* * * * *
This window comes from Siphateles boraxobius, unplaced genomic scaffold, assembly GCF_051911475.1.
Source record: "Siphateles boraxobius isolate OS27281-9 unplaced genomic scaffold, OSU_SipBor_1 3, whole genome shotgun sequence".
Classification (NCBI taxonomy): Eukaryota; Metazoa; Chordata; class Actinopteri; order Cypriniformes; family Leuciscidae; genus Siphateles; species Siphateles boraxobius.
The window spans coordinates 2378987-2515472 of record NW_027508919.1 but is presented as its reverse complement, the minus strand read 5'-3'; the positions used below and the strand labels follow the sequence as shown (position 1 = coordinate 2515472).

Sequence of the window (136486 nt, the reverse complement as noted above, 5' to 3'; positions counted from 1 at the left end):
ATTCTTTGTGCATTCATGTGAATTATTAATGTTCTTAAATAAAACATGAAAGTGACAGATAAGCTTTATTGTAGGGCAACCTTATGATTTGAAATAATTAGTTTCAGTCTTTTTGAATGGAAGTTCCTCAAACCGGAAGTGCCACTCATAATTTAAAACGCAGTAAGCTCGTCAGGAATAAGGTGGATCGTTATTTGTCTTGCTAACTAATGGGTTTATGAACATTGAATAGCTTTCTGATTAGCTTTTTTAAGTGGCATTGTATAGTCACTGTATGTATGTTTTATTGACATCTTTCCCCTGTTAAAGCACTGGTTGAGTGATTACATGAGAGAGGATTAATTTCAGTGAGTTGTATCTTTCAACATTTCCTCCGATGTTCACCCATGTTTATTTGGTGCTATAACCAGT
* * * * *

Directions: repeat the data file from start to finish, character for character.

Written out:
This window comes from Siphateles boraxobius, unplaced genomic scaffold, assembly GCF_051911475.1.
Source record: "Siphateles boraxobius isolate OS27281-9 unplaced genomic scaffold, OSU_SipBor_1 3, whole genome shotgun sequence".
Classification (NCBI taxonomy): Eukaryota; Metazoa; Chordata; class Actinopteri; order Cypriniformes; family Leuciscidae; genus Siphateles; species Siphateles boraxobius.
The window spans coordinates 2378987-2515472 of record NW_027508919.1 but is presented as its reverse complement, the minus strand read 5'-3'; the positions used below and the strand labels follow the sequence as shown (position 1 = coordinate 2515472).

Sequence of the window (136486 nt, the reverse complement as noted above, 5' to 3'; positions counted from 1 at the left end):
ATTCTTTGTGCATTCATGTGAATTATTAATGTTCTTAAATAAAACATGAAAGTGACAGATAAGCTTTATTGTAGGGCAACCTTATGATTTGAAATAATTAGTTTCAGTCTTTTTGAATGGAAGTTCCTCAAACCGGAAGTGCCACTCATAATTTAAAACGCAGTAAGCTCGTCAGGAATAAGGTGGATCGTTATTTGTCTTGCTAACTAATGGGTTTATGAACATTGAATAGCTTTCTGATTAGCTTTTTTAAGTGGCATTGTATAGTCACTGTATGTATGTTTTATTGACATCTTTCCCCTGTTAAAGCACTGGTTGAGTGATTACATGAGAGAGGATTAATTTCAGTGAGTTGTATCTTTCAACATTTCCTCCGATGTTCACCCATGTTTATTTGGTGCTATAACCAGT